A bill legalizing ride-hailing operations in Philadelphia awaits Governor Tom Wolf’s signature. As the Business Journal’s Alison Burdo writes the bill doesn’t grant transportation network companies (TNC) the ability to operate at the airport, and it prohibits 30th Street Station from contracting with TNCs on dedicated facilities. The bill stipulates that transportation network companies like Uber and Lyft will need to pay 1.4 percent of gross receipts on fares that start in the city, with funds split between the school district and the parking authority.
After last week’s shooting in Rittenhouse Square during an attempted robbery the city is talking crackdowns in the name of safety. Julia Terruso reports from a public meeting to discuss park safety, quality of life, and homelessness. Police Commissioner Richard Ross stressed, “This is not about saying, this is Center City and therefore it deserves this over some other place.”
As Big Soda sues Philadelphia over its soda tax, is the contract to defend the city in court political backscratching? Claudia Vargas reports that Kenney administration awarded an $800,000 no-bid contract to Chamberlain Hrdlicka, the firm Ken Trujillo works for. Trujillo is a one-time mayoral candidate and subsequent supporter of Kenney’s campaign. Trujillo defend the city in court along with Mark Aronchick of Hangley Aronchick Segal Pudlin and Schiller. They “were selected because, as former City Solicitors, they are extremely familiar with the relevant state and local law, including Council’s authority to tax, which is the basis of the lawsuit,” Kenney spokeswoman Lauren Hitt told the Inquirer.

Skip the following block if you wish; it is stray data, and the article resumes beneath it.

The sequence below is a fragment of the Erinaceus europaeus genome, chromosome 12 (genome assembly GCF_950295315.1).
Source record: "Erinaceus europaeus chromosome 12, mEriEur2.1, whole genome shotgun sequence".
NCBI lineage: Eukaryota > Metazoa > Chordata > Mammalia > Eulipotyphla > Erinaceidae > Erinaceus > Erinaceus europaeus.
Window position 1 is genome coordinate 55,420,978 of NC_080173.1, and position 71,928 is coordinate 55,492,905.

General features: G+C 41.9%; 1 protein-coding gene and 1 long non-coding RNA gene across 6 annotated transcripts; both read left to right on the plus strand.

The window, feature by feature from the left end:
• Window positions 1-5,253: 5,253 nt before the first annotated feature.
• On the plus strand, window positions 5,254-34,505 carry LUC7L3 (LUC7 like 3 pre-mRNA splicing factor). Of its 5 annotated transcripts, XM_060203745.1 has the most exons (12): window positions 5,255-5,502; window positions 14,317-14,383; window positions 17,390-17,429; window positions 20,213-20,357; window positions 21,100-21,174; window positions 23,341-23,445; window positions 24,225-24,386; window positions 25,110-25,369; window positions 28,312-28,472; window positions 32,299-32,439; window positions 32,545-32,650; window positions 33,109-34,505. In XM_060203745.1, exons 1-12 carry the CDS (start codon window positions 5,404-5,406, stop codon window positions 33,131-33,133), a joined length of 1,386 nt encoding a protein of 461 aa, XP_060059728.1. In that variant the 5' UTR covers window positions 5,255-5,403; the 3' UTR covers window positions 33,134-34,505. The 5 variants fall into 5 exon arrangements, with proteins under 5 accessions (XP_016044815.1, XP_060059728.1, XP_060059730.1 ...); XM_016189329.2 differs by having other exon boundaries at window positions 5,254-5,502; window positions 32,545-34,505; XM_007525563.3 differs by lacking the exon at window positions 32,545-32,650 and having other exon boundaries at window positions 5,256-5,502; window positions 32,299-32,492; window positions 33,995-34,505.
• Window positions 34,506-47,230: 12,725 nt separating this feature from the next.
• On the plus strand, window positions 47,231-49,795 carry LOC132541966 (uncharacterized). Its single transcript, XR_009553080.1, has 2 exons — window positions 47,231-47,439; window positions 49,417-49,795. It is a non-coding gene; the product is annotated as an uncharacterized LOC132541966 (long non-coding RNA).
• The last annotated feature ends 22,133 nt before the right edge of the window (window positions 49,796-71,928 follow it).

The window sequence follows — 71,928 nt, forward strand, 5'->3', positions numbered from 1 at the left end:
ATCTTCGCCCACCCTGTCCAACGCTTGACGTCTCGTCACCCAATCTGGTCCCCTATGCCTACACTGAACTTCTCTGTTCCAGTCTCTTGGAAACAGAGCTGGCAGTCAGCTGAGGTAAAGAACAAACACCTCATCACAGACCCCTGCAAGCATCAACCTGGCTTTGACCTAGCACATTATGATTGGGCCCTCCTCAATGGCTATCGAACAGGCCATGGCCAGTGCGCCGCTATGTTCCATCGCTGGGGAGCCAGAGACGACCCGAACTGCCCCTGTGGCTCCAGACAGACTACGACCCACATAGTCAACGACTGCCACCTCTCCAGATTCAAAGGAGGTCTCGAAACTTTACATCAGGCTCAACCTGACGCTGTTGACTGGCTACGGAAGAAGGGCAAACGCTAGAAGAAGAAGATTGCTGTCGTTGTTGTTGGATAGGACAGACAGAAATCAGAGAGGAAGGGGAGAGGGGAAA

It’s Minerva Parker Nichols week on Hidden City! Don’t know Minerva? Molly Lester starts off the celebration with her biography: Nichols was the first woman to practice architecture in America independently and in her time she designed several high-profile women’s clubs and residences for female clients. Among these is Somerton’s Mill-Rae, now Cranaleith Spiritual Retreat Center, built for women’s rights activist Rachel Foster Avery.
Carole Williams-Green, founder of the Cobbs Creek Community Environmental Education Center, is being honored with the 2016 Meigs Award by the Schuylkill Center for Environmental Education. West Philly Local writes, “Williams-Green has made a substantial contribution to environmental education in the Philadelphia region, reaching communities often excluded from traditional environmental education. She explains that ‘it bothered [her] that children from West Philadelphia had to travel so far to get these kinds of experiences [in nature], ones that really excited children.’”